‘This was the opportunity she had to learn about how to navigate and survive in the wetlands and the woods. We believe this experience was able to benefit her when she began to move people to freedom.’

Harriet Tubman was born Araminta Ross in March 1822, on the Thompson Farm near Cambridge in Dorchester County. 

She and her mother were enslaved by the Brodess family and moved away from the farm when she was a toddler.  

Ross felled and sold timber, which was transported by free black mariners to Baltimore shipyards and used to build ships.  

Tubman learned to navigate difficult terrain while working with her father. Interacting with mariners also provided knowledge of waterways on the East Coast, which may have helped her lead people to freedom via the Underground Railroad.

HARRIETT TUBMAN: AN AMERICAN HERO

Harriet Tubman – whose birth name was Araminta Ross – was born into slavery in Maryland but as with many enslaved peoples, her exact birth date and birth place is unknown.

Tubman worked as a field hand but experienced abuse at the expense of her masters. One such abusive incident even saw her suffer a traumatic brain injury. In 1849 she fled the plantation on which she had been enslaved.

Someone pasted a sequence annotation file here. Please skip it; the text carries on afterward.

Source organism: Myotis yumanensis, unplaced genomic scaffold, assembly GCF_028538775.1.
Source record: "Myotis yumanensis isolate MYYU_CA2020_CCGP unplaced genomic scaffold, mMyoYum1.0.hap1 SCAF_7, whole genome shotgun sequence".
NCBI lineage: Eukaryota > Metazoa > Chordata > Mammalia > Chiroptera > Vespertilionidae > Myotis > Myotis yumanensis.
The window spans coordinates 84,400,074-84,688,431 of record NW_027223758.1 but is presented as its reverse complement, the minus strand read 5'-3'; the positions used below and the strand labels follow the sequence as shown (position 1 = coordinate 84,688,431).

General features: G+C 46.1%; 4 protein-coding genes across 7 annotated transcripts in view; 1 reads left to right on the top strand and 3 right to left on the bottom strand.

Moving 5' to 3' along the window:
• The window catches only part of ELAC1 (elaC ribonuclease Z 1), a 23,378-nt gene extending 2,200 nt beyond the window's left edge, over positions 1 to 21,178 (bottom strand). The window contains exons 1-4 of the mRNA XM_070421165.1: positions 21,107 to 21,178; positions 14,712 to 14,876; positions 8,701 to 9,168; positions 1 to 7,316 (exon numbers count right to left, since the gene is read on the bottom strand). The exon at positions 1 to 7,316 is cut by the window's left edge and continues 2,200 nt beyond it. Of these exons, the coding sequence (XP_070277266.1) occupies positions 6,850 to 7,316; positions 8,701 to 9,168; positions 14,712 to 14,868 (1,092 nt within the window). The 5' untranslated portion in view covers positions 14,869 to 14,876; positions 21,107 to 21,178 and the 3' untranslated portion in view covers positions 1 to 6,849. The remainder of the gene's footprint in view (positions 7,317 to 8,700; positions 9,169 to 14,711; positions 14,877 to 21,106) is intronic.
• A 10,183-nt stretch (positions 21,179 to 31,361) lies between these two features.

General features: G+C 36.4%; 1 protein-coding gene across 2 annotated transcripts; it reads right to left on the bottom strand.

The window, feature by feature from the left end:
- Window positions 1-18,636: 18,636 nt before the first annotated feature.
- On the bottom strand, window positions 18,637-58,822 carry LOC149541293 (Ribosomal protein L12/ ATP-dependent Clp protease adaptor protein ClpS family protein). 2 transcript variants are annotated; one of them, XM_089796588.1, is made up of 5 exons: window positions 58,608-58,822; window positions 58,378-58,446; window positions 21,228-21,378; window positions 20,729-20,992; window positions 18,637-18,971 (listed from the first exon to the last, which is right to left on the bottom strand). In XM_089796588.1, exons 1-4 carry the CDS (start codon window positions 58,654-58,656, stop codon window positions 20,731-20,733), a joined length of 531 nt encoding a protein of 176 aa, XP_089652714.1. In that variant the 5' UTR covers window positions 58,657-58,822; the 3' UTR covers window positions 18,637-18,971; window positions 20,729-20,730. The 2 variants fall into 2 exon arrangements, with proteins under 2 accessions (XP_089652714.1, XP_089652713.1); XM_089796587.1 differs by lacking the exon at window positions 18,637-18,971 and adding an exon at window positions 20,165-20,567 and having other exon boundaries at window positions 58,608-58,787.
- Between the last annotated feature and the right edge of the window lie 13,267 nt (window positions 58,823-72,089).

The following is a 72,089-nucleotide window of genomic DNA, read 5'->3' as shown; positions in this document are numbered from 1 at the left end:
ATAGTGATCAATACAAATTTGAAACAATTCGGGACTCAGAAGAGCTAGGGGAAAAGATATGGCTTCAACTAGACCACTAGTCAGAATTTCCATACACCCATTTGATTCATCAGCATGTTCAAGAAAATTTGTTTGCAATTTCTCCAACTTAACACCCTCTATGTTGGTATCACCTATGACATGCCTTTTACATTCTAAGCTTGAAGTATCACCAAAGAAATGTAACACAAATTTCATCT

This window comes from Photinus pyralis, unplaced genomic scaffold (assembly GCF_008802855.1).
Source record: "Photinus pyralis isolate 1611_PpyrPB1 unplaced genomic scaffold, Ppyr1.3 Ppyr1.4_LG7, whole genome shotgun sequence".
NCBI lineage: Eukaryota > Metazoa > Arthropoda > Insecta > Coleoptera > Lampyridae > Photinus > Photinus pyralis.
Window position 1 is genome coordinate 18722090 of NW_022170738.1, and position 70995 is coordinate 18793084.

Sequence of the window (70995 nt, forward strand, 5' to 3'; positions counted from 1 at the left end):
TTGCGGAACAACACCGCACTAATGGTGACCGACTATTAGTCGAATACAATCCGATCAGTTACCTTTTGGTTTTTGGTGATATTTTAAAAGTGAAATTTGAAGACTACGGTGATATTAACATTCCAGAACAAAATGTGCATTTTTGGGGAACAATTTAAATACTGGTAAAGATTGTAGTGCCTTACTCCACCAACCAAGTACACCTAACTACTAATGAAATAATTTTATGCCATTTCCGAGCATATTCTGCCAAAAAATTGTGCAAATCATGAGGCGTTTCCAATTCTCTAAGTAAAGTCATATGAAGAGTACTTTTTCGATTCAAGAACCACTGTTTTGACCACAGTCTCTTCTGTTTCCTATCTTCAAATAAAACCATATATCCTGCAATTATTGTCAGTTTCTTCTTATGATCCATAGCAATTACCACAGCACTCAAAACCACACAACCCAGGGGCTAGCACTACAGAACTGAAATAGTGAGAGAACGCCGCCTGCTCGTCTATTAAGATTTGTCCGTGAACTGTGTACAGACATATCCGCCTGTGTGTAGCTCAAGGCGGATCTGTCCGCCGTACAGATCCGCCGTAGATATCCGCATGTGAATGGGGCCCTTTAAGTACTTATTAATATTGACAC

After escaping, she made several trips back to the South to help lead other slaves to freedom via a network called the Underground Railroad.

Heroine: Tubman was born into slavery and grew up on a Maryland plantation, escaping in her late 20s. She returned to the South to help hundreds of slaves to freedom and later worked as a Union spy during the Civil War. She died in 1913

Heroine: Tubman was born into slavery and grew up on a Maryland plantation, escaping in her late 20s. She returned to the South to help hundreds of slaves to freedom and later worked as a Union spy during the Civil War. She died in 1913

The Underground Railroad was a network of people who provided shelter and assistance in freeing slaves from the South. 

It began in the late 18th century, though it’s unclear exactly when, and continued through the Civil War.

Slaves were guided by people, dubbed conductors, to designated hiding places that included homes, churches, schools and the like.